As I occasionally like to do, here’s a little natural history of an interesting bird group, this time the Lyrebird, either of two species of ground-dwelling Australian birds of the genus Menura and the family Menuridae. They are notable for their superb ability to mimic natural and artificial sounds from their environment, and the striking beauty of the male bird’s huge tail when it fanned out in courtship display. Lyrebirds are among Australia’s best-known native birds.
Restricted to a small area of southeastern Australia and Tasmania, the Superb Lyrebird is found in southeast Australia while Albert’s in a small region of Queensland. Both have distinctive plumage. The sixteen feathers of the Superb Lyrebird’s tail consist of two wide curving brown feathers that bend like the arms of a lyre with fourteen delicate diaphanous feathers in between. In the late nineteenth and early twentieth centuries, these feathers were fashionable both as household ornaments and decorations for the hats of stylish women from Sydney to London. Only much later were the birds appreciated for their interesting courtship habits and vocal skills.
It takes up to seven years for the male lyrebird to produce his fancy tail ornamentation. It needs to be attractive because he displays on a dirt mound to several dull colored and short-tailed females who visit the mating territories of several males before deciding who is going to father her offspring. He fans and vibrates his tail feathers, bending them forward over his head, beating his wings and strutting around, all the while singing, both his own vocalizations as well as imitations of other birds. Not only is he a good mimic, but he coordinates his dance movements with his singing. The birds are polygamous, one male mating with several females after which the females assume all the responsibility for the one egg they lay, burying it deep in a pile of feathers within a large domed nest built of sticks on a mound of earth.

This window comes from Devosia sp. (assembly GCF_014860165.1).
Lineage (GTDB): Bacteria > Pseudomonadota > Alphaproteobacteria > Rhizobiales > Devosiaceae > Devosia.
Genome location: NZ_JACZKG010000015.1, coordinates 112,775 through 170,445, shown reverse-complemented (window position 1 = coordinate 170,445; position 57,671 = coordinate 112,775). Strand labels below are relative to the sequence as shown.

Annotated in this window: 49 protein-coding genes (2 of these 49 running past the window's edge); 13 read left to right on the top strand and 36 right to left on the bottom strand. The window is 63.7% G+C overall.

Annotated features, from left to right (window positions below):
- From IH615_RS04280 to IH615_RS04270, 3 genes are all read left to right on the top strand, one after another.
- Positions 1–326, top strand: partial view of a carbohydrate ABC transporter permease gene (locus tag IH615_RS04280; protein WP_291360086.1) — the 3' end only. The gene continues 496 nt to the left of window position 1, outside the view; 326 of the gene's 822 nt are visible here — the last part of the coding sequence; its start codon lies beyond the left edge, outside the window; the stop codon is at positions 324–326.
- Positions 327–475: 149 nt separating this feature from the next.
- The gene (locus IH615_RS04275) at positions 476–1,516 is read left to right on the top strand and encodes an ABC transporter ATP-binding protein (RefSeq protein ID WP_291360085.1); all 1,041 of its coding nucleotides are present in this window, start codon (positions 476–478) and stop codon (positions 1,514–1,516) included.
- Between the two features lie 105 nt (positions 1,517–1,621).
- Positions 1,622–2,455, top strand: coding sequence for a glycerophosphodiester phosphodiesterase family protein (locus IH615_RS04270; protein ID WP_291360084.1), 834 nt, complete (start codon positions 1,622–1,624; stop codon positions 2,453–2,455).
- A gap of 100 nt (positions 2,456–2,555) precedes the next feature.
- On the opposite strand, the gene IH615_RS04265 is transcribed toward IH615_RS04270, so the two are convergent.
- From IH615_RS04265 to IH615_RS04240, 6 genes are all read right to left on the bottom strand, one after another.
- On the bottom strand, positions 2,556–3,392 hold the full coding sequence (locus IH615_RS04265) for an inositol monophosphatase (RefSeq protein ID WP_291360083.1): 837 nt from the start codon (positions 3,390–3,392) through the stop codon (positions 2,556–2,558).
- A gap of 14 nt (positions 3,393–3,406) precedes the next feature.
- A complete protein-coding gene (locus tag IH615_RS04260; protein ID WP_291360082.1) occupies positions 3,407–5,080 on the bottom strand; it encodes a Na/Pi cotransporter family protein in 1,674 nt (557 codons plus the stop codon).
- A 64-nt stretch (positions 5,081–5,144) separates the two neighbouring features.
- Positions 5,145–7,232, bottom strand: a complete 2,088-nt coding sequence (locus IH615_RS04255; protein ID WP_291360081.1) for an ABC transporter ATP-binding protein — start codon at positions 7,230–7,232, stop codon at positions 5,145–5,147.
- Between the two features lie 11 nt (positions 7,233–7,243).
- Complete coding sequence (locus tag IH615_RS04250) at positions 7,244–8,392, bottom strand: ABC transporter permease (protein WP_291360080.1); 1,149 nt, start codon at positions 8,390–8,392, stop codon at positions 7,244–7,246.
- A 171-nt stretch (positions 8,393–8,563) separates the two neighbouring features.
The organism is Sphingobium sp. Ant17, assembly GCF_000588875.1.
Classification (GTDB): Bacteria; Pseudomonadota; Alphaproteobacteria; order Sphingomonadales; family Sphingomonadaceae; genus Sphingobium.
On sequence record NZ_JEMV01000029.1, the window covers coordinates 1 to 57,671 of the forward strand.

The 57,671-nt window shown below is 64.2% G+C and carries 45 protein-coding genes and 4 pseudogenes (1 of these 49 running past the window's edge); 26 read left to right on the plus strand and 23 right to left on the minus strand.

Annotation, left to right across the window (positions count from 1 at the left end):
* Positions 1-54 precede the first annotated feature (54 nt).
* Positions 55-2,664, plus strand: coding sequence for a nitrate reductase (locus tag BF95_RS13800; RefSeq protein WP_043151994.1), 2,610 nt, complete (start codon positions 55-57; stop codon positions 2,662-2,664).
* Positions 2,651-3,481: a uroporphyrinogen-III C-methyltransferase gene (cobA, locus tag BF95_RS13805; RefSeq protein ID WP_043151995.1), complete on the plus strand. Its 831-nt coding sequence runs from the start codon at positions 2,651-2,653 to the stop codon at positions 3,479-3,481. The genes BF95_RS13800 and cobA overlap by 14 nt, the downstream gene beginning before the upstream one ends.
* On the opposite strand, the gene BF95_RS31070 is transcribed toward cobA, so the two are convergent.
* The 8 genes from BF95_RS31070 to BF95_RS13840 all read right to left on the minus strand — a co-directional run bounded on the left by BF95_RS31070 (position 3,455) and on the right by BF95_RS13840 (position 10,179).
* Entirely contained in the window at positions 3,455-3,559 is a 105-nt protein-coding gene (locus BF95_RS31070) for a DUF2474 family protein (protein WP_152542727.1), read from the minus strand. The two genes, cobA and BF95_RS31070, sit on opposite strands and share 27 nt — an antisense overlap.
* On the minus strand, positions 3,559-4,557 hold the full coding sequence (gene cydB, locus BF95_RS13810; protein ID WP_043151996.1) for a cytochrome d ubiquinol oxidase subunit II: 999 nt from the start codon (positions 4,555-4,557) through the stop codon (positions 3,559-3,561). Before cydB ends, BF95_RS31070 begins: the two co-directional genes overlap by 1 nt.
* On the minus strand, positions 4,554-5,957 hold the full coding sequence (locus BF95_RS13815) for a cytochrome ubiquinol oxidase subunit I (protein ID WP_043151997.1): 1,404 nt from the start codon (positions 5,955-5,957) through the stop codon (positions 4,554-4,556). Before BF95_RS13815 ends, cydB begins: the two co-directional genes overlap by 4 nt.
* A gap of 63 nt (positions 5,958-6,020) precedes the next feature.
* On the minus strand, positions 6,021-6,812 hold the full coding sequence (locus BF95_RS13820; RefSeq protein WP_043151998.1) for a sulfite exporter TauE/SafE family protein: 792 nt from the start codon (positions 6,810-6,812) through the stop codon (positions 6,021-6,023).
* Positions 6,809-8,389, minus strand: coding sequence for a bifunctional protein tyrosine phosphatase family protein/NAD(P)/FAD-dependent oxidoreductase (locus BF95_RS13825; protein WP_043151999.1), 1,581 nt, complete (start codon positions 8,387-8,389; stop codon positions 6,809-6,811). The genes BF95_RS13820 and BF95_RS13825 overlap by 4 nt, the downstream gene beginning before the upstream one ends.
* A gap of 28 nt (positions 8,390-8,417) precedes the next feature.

The Superb Lyrebird may have the most complex song of any bird, singing songs of its own, songs of perhaps 25-30 other birds like the Laughing Kookabura and Australian Magpie, and imitating sounds like gunfire, a chainsaw, a dingo’s bark and even the wingbeats of a flock of parrots. Up to 80 percent of a lyrebird repertoire consists of mimicked sounds, but most of the bird’s learning comes from listening to other males, not the original source.
Like chickens and pheasants, lyrebirds rarely fly unless a predator is nearby. They escape the threat by running and through the underbrush, shrieking high-pitched alarm calls, and finally leaping, with weak wings, onto tree branches, gliding down to the ground when the threat is over. Lyrebirds feed on seeds, insects, spiders, and earthworms they find while digging in the soil. There is also some evidence that the lyrebirds are mycophagists – fungi-eaters. Not only do the birds derive nutrition from the fungi but apparently play an important role is the dispersal of the mushrooms that are essential to the health of the rainforest.